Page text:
Ch.7 Vertebral Column & Rib Cage Flashcards Preview

Human Anatomy > Ch.7 Vertebral Column & Rib Cage > Flashcards

Flashcards in Ch.7 Vertebral Column & Rib Cage Deck (20)

Functions of Vertebral Column

- provides vertical support
- supports weight of the head
- helps to maintain upright body position
- transfer axial skeleton weight to the appendicular skeleton of the lower limbs
- houses and protects the delicate spinal cord and providing passageway for spinal nerves connecting to the spinal cord


Parts of a Typical Vertebra

- body: large and block-like; separated by intervertebral discs; is a weight-bearing structure
- vertebral arch: together with the body, the arch surrounds and protects the spinal cord; pedicles form the lateral walls, and laminae the posterior walls
- processes: transverse process extends laterally where a lamina and pedicle join; spinous process projects posteriorly at the junction of the laminae; paired articular processes articulate with an adjacent superior, and an adjacent inferior, vertebrae


Cervical Vertebrae

- have a transverse foramen within the transverse process
- atlas, or C1, is a bony ring with no body; its articulations with the head permit the movement we associate a head-nod (yes)
- axis, or C2, has a peg-like process that articulates with C1 permitting the movement we associate with a head-shake (no)
- C3-C7 have the most features in common of the cervical vertebrae


Thoracic Vertebrae

- larger and stronger than cervical and are easily identified by their costal facets which articulate with the tubercles of ribs
- bodies of thoracic vertebrae articulate with the heads of ribs, except for T11 and T12


Lumbar Vertebrae

- largest and strongest of the unfused vertebrae in the vertebral column
- readily identified by their large size and an absence of costal articular facets



- fusion of the 5 sacral vertebrae result in the formation of the sacrum, process that can last from the age of 16-30 years; transverse lines mark the sites of fusion



- triangular bone that forms from the fusion of three to five vertebral bones
- fusion of coccygeal vertebrae also lasts a number of years, usually from 20-30 years of age


Muscles of Neck that move the head

anterior triangle: angle is bordered: superiorly by the mandible, medially by the cervical midline, and laterally by the anterior borde of sternocleidomastoid muscle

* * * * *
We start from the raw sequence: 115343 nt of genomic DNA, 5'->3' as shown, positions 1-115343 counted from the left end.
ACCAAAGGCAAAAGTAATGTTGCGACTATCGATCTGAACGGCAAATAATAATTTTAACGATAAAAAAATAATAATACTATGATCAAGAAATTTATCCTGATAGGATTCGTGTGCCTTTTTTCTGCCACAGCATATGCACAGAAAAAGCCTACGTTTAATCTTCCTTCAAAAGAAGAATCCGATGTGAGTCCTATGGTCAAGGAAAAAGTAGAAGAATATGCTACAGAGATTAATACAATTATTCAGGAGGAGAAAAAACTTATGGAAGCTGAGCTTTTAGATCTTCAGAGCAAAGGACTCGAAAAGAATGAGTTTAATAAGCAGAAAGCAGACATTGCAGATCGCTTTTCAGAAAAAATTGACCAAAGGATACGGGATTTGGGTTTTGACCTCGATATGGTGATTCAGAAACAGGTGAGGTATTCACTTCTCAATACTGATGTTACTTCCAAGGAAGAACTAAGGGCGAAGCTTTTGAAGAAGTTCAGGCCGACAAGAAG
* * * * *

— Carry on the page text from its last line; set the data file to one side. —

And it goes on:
posterior triangle: bordered interiorly by the clavicle, anteriorly by the posterior border of the sternocleidomastoid muscle, posteriorly by anterior border of the trapezious muscle


Anterior Group of Muscles

Sternocleidomastoid: flexes cervical portion, flexes the head at atlanto-axial joint, laterally rotate and flex the head
- manubrium of sternum and the clavicle
- mastoid process and nuchal line of temporal bone
Scalene Muscles: elevates the ribs
- transverse process of ribs 2-7
- first and second ribs


Posterior Group of Muscles

splenious cervici: extend, flexes and rotte the head
splenius capitis: extend head, laterally flex and rotate head
erector spinae: largest muscle of back, forming bulge on either side of the vertebral column
- extensor of the vertebral


Arterial Blood Flow Through the Head and Neck

heart- brachiocephalic trunk- common carotid artery
- external carotid artery- superior thyroid, occipital, temporal, lingual, maxillary and facial arteries
- internal carotid artery, head and neck region
** external also goes to head and neck aswell


Circle of Willis

- important anastomosis of arteries around the sella turcica
- formed from posterior cerebral arteries and posterior communicating arteries (posterior cerebral arteries), internal carotid arteries, anterior cerebral arteries, and anterior communicating arteries (which connect the two anterior cerebral arteries)
- equalizes blood pressure in the brain and can provide collateral channels should one vessel become blocked


Blood Flow Through the Cranium

vertebral artery- basilar arteries- anterior, middle and posterior cerebral arteries- anterior and posterior communicating arteries (circle of Willis)- forms the cerebral arterial circle around the pituitary


Blood Flow- Veins

heart- brachiocephalic vein- subclavian vein- external jugular vein and internal jugular vein- head and neck region


Venous Return from the Cranium

- blood draining from the head passes into three pairs of veins: internal jugular, external jugular, and vertebral veins
- all veins drain into dural venous sinuses and then into the internal jugular veins
- dural venous sinuses are endothelial-lined venous channels between layers of the cranial


Venous Blood Flow (circle of Willis)

- anterior and posterior communicating veins (circle of Willis)- anterior, middle and posterior cerebral veins- basilar veins- vertebral vein- brachiocephalic vein- super vena cava- heart


Muscles of the Thorax that Assist in Breathing

- resp. muscles alter the size of the thoracic cavity which affects pressure in the lungs, and determines whether we inhale or exhale
- diaphragm is most important respiratory muscle
- external and internal intercostal muscles


Nervoud Supply to Thorax

Ansa Cervicalis: 1. Anterior roots= infrahyoid and genihyoid
2. posterior roots= infrahyoid
Phrenic nerve: diaphragm
Segmental branch: deep muscle of neck, levator scapulae and scalene muscles


Blood Supply to Thorax- Thoracic Arota

- begins at the level of intervertebral disc between fourth and fifth thoracic vertbrae
- extends through the arotic hiatus
- sends off numerous small arteries, visceral branches to viscera, and parietal branched to body wall structures


Veins of the Thorax

- braciocephalic veins drain most thoracic structures by a network of veins, called the azygos system, that runs on either side of the vertebral column
- system consists of three veins- the azygos, hemiazygos, and accessory hemiazygos veins
- ultimately they empty into the superior vena cave